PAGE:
I actually find it a little disconcerting that more people can't make & do. When I was a kid we used to make things as gifts all the time it was something we grew up with, my sister & I still do.
This year for example the better half & I made rather a lot of https://www.instructables.com/id/Grans-Green-Tomato-Chutney/ so we shall be giving it to friends & family I am also planning to make some https://www.instructables.com/id/Drink-Can-Tinwork/https://www.instructables.com/id/Entwined-hearts/ among many other things.
My parents made gifts as did my grandmother & most of my aunts & uncles, maybe I just came from one of those families I don't know.
Getting back to my point though it seems that people are far less inclined to do things for themselves these days, when I talk with people about things I make & do they seem to be amazed that I am able to do these things & I personally find it a bit worrying.
I grew up believing that there is nothing I can't do just things I haven't learned yet, as a result I have become fairly well skilled in most of the usual areas of DIY such as carpentry, building, decorating, plumbing, motorcycle mechanics etc.
I also make & repair leather work, make & alter my own clothes I have learned copper beating, pyrography, furniture restoration & upholstery & much much more besides this.
I am by no means an expert in all of these things & have made my fair share of mistakes but I see this as part of the learning process as well as part of the fun of it all.
As a result I have become the go to guy for any of my friends & family who want something made or repaired.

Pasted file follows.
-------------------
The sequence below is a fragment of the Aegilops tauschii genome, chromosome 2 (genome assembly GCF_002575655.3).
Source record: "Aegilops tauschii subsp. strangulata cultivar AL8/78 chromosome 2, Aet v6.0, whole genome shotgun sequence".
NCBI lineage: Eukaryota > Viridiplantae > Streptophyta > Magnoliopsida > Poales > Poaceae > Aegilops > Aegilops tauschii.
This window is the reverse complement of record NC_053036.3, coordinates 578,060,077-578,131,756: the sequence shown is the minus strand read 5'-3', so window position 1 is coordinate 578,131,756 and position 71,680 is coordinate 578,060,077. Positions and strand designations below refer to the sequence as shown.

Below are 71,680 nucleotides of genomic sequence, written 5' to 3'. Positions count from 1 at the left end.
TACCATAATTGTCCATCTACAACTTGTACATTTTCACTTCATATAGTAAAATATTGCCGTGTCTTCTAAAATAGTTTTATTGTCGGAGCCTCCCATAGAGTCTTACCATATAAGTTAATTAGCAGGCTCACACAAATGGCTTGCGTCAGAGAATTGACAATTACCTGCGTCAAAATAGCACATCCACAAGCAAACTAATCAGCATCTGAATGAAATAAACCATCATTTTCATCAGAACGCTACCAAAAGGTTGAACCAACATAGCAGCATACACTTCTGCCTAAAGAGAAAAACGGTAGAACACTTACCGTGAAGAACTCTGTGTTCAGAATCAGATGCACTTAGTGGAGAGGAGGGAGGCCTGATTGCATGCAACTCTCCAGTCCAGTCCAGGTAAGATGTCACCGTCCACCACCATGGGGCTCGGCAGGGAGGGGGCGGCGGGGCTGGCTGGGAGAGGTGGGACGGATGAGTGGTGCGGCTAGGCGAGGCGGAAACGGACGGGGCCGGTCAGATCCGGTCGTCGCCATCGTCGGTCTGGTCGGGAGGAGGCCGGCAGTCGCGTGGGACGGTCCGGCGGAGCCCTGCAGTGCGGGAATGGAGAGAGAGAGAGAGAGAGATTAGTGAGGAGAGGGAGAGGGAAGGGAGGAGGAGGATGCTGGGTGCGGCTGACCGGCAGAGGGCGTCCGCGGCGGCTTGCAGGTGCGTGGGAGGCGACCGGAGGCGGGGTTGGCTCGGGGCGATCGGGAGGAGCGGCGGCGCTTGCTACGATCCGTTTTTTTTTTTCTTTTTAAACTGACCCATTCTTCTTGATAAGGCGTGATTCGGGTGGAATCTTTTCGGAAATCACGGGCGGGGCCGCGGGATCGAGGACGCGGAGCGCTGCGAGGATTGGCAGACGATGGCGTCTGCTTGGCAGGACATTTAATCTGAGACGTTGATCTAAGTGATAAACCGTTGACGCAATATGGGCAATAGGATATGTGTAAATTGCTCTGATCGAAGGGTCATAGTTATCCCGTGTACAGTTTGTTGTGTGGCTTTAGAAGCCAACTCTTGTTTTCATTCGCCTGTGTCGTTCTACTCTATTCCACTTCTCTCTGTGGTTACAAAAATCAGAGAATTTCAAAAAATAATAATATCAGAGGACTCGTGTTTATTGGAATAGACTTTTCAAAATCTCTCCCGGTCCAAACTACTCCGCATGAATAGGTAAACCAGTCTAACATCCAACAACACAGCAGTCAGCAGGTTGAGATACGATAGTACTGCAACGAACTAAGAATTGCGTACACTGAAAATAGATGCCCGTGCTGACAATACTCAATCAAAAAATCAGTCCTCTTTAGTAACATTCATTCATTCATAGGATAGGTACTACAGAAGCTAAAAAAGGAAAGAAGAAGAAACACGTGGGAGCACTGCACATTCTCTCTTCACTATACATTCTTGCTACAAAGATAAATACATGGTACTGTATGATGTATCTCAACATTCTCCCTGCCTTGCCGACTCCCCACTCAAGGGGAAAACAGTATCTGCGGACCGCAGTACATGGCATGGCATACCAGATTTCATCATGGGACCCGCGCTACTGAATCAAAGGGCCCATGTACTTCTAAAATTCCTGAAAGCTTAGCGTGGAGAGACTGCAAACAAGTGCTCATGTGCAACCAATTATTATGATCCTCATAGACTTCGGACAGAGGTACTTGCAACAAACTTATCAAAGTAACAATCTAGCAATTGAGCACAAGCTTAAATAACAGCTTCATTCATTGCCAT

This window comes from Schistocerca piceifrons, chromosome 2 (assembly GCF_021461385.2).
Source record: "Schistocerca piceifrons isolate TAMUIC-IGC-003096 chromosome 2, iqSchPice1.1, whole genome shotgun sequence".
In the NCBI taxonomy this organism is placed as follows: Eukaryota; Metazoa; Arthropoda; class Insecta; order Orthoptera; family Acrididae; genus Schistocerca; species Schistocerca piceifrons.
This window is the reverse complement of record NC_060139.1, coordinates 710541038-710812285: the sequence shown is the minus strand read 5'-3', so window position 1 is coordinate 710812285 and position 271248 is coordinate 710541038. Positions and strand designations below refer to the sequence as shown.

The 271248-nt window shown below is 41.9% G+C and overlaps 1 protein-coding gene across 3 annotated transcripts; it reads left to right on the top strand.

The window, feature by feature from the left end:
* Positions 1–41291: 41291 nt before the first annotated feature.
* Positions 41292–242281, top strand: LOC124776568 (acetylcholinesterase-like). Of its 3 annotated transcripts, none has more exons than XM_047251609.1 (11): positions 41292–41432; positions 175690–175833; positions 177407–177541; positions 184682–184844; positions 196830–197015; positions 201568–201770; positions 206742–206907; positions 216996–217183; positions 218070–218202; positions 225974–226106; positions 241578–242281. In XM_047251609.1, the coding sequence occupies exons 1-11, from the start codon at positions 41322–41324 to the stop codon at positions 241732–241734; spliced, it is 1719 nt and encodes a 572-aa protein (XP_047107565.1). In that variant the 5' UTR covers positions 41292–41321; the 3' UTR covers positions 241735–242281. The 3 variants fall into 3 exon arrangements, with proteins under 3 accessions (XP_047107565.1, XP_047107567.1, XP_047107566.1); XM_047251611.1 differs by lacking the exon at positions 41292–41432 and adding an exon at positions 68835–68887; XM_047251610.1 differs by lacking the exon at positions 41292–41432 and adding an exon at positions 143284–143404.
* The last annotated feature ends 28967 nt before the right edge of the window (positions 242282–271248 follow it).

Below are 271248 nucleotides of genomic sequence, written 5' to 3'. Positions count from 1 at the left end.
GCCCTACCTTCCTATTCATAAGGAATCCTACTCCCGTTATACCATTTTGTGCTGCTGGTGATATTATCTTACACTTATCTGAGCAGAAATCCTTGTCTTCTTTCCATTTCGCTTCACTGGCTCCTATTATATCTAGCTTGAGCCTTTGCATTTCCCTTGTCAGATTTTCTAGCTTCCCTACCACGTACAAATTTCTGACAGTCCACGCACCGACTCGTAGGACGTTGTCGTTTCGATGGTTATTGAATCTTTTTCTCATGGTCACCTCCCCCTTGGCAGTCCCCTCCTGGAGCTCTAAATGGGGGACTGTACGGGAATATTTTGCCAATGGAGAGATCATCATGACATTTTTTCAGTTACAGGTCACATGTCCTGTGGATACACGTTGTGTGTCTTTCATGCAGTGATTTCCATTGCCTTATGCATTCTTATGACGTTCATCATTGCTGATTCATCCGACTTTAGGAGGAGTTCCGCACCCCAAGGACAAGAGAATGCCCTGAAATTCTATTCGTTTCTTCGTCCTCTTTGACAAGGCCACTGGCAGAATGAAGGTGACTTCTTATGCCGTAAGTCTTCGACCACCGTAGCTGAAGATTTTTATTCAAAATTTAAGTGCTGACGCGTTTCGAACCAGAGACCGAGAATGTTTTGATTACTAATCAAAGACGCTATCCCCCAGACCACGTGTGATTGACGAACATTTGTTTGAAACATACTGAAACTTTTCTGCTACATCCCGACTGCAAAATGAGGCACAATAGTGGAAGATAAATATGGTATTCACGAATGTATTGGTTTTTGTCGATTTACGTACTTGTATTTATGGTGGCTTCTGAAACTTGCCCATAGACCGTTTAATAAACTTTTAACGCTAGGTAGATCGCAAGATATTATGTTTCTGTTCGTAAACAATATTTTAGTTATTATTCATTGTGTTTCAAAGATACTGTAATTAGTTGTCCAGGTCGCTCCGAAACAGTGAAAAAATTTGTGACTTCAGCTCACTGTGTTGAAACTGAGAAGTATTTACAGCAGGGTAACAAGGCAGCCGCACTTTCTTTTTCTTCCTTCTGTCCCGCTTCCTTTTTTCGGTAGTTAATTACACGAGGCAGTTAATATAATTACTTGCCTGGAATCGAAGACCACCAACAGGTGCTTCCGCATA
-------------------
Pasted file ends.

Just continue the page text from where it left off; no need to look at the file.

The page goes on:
Given the opportunity I would love to spend the rest of my days learning then passing on some of the crafts which modern society seems to be losing touch with, unfortunately short of a lottery win all I can do is hope that some of what I do has rubbed off on my kids & hopefully my better halves grandsons & we carry on our tradition of "men (and women) in sheds"

Nice forum topic! I always make my gifts. It seems that people enjoy it more and it makes you happy that people actually like what you've made. I think the largest thing I've ever made was a golf ball carrier. I love make gifts out of clay but I've never thought about baking something as a gift. Well then guess who's family's going to get cookies in their stocking? :)

A couple years ago I made everyone in my family rice bags with felt covers because they're awesome. You heat them up in the microwave and use them to keep your feet warm in bed, get rid of cramps/sore muscles, stay warm waiting for the car to heat up, etc. You can also put them in the freezer and use them as ice packs. Very useful present, but a couple people didn't realize I made all 50 something of these rice bags and thought it was weird. Once they found out was exactly like what you're talking about, it didn't occur to them that someone could make these things but they really appreciated it once they knew.

My new plan is to can things throughout the year and give those away, this year it's TRG Friday's Jack Daniels Grill Glaze. You can get it off the top secret recipes website.